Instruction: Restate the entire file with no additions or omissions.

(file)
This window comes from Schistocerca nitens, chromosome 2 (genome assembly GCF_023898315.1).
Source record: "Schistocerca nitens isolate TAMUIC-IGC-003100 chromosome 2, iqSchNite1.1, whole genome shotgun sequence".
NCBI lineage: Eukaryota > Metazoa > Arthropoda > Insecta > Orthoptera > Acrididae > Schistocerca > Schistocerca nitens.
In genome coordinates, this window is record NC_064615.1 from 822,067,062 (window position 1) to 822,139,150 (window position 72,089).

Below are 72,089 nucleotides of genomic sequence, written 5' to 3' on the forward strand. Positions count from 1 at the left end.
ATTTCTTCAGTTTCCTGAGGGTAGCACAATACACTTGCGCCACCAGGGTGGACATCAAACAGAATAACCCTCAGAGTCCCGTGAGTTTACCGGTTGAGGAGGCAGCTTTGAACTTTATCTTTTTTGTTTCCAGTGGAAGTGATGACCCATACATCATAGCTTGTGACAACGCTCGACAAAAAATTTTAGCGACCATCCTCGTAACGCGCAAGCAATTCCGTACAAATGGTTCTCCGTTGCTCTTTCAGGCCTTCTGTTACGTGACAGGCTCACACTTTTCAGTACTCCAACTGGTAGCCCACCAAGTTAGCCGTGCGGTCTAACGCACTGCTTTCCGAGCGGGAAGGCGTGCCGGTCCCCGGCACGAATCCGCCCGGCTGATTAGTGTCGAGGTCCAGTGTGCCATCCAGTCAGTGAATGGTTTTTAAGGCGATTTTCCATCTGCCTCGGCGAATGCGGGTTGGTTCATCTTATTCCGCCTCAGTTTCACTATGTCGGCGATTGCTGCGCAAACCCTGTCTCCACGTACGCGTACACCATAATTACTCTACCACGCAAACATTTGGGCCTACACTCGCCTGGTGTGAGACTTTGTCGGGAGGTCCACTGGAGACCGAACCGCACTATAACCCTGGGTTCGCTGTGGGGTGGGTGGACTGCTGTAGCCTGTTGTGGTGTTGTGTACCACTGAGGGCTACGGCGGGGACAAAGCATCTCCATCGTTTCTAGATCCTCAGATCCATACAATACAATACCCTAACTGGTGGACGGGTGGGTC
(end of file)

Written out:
This window comes from Schistocerca nitens, chromosome 2 (genome assembly GCF_023898315.1).
Source record: "Schistocerca nitens isolate TAMUIC-IGC-003100 chromosome 2, iqSchNite1.1, whole genome shotgun sequence".
NCBI lineage: Eukaryota > Metazoa > Arthropoda > Insecta > Orthoptera > Acrididae > Schistocerca > Schistocerca nitens.
In genome coordinates, this window is record NC_064615.1 from 822,067,062 (window position 1) to 822,139,150 (window position 72,089).

Below are 72,089 nucleotides of genomic sequence, written 5' to 3' on the forward strand. Positions count from 1 at the left end.
ATTTCTTCAGTTTCCTGAGGGTAGCACAATACACTTGCGCCACCAGGGTGGACATCAAACAGAATAACCCTCAGAGTCCCGTGAGTTTACCGGTTGAGGAGGCAGCTTTGAACTTTATCTTTTTTGTTTCCAGTGGAAGTGATGACCCATACATCATAGCTTGTGACAACGCTCGACAAAAAATTTTAGCGACCATCCTCGTAACGCGCAAGCAATTCCGTACAAATGGTTCTCCGTTGCTCTTTCAGGCCTTCTGTTACGTGACAGGCTCACACTTTTCAGTACTCCAACTGGTAGCCCACCAAGTTAGCCGTGCGGTCTAACGCACTGCTTTCCGAGCGGGAAGGCGTGCCGGTCCCCGGCACGAATCCGCCCGGCTGATTAGTGTCGAGGTCCAGTGTGCCATCCAGTCAGTGAATGGTTTTTAAGGCGATTTTCCATCTGCCTCGGCGAATGCGGGTTGGTTCATCTTATTCCGCCTCAGTTTCACTATGTCGGCGATTGCTGCGCAAACCCTGTCTCCACGTACGCGTACACCATAATTACTCTACCACGCAAACATTTGGGCCTACACTCGCCTGGTGTGAGACTTTGTCGGGAGGTCCACTGGAGACCGAACCGCACTATAACCCTGGGTTCGCTGTGGGGTGGGTGGACTGCTGTAGCCTGTTGTGGTGTTGTGTACCACTGAGGGCTACGGCGGGGACAAAGCATCTCCATCGTTTCTAGATCCTCAGATCCATACAATACAATACCCTAACTGGTGGACGGGTGGGTC